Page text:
2. Women significantly outnumbered men in 14 academic disciplines, men significantly outnumber women in 7 academic disciplines, and there was approximate gender parity in 5 disciplines. 

3. Even though we constantly hear about female under-representation in science, in 2009, women outnumbered men for bachelor's degrees in biology by a ratio of 145 women per 100 men.  

4. The concern about gender imbalances for college degrees is frequently selective, with great concern about female under-representation in certain disciplines, but very little concern about female over-representation, both by discipline, and overall for all college degrees. 

20 Comments:

At 11/20/2011 11:16 PM, Blogger Bell said...

Thanks for sharing!

 
At 11/20/2011 11:35 PM, Blogger Comparative Disadvantage said...

Given that:

1) Women earn more degrees than men overall.

2) A degree correlates within higher income in some fields.

3) Men earn more, on average, than women.

4) That relatively "labor-intensive" fields require degrees less often and reward degrees to a lesser extent than other fields.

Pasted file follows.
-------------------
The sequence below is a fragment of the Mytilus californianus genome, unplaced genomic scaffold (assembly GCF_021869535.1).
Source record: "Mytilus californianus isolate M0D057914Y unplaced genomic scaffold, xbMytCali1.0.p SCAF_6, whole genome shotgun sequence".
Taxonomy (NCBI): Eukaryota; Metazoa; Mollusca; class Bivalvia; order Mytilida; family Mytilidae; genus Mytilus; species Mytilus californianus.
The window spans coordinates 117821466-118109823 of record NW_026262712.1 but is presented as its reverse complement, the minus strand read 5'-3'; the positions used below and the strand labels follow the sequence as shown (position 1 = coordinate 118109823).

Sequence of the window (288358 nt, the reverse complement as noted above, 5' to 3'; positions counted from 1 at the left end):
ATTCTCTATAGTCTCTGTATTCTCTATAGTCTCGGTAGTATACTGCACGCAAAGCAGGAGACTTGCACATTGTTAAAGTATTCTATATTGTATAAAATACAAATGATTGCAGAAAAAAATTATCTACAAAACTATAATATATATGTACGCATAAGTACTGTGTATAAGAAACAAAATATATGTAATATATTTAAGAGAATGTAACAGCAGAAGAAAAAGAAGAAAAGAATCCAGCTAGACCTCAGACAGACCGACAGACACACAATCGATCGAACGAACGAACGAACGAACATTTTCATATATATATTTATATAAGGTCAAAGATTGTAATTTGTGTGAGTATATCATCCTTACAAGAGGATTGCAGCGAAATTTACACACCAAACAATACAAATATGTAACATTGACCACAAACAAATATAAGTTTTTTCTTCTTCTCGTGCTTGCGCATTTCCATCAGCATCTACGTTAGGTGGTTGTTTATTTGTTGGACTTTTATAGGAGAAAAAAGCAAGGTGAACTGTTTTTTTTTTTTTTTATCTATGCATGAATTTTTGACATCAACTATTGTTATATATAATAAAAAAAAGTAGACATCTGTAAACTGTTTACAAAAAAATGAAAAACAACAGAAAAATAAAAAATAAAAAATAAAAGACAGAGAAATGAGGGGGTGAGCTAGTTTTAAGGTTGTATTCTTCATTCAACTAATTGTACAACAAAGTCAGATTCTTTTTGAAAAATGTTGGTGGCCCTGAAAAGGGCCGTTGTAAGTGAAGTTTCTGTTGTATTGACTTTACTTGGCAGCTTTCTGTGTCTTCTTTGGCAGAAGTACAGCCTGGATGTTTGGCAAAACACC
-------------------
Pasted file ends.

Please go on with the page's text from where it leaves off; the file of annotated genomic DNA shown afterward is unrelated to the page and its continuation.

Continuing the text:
5) That men choose these "labor-intensive" fields more often than women.

Isn't it likely that some of the disparity between male and female income levels is related to the value of human capital in "labor-intensive" fields? And, if true, wouldn't this deliver a crushing blow to the argument by some that the value of human labor is small and decreasing? That able-bodied persons are unable to support themselves?

Now if only I had the time, the resources, and the quantitative skills to research this.

 
At 11/20/2011 11:40 PM, Blogger arbitrage789 said...

No doubt the trial lawyers are cooking up a way to file a class action lawsuit.

 
At 11/21/2011 1:54 AM, Blogger Don Culo said...

Women and liberals are such cry-babies. There is and never has been any gender bias in the work-place.